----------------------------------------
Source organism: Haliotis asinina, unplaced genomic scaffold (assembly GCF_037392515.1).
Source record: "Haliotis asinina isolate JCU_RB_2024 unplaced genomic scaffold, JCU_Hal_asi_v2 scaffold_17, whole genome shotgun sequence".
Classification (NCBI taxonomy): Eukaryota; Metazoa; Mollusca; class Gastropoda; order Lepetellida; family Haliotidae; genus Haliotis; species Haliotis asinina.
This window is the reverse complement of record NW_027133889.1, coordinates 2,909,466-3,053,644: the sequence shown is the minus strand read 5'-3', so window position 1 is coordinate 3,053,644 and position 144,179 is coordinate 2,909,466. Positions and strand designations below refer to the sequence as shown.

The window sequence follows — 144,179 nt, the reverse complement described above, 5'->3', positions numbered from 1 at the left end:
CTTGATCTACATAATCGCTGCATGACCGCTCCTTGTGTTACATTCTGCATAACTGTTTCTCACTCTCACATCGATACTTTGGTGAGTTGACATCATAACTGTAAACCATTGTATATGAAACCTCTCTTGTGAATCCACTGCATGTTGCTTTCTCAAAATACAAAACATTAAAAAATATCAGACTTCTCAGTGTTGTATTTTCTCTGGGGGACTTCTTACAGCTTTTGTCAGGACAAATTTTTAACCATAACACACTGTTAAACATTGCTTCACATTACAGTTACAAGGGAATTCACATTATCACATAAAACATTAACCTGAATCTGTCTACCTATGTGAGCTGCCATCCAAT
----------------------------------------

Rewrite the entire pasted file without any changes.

Source organism: Haliotis asinina, unplaced genomic scaffold (assembly GCF_037392515.1).
Source record: "Haliotis asinina isolate JCU_RB_2024 unplaced genomic scaffold, JCU_Hal_asi_v2 scaffold_17, whole genome shotgun sequence".
Classification (NCBI taxonomy): Eukaryota; Metazoa; Mollusca; class Gastropoda; order Lepetellida; family Haliotidae; genus Haliotis; species Haliotis asinina.
This window is the reverse complement of record NW_027133889.1, coordinates 2,909,466-3,053,644: the sequence shown is the minus strand read 5'-3', so window position 1 is coordinate 3,053,644 and position 144,179 is coordinate 2,909,466. Positions and strand designations below refer to the sequence as shown.

The window sequence follows — 144,179 nt, the reverse complement described above, 5'->3', positions numbered from 1 at the left end:
CTTGATCTACATAATCGCTGCATGACCGCTCCTTGTGTTACATTCTGCATAACTGTTTCTCACTCTCACATCGATACTTTGGTGAGTTGACATCATAACTGTAAACCATTGTATATGAAACCTCTCTTGTGAATCCACTGCATGTTGCTTTCTCAAAATACAAAACATTAAAAAATATCAGACTTCTCAGTGTTGTATTTTCTCTGGGGGACTTCTTACAGCTTTTGTCAGGACAAATTTTTAACCATAACACACTGTTAAACATTGCTTCACATTACAGTTACAAGGGAATTCACATTATCACATAAAACATTAACCTGAATCTGTCTACCTATGTGAGCTGCCATCCAAT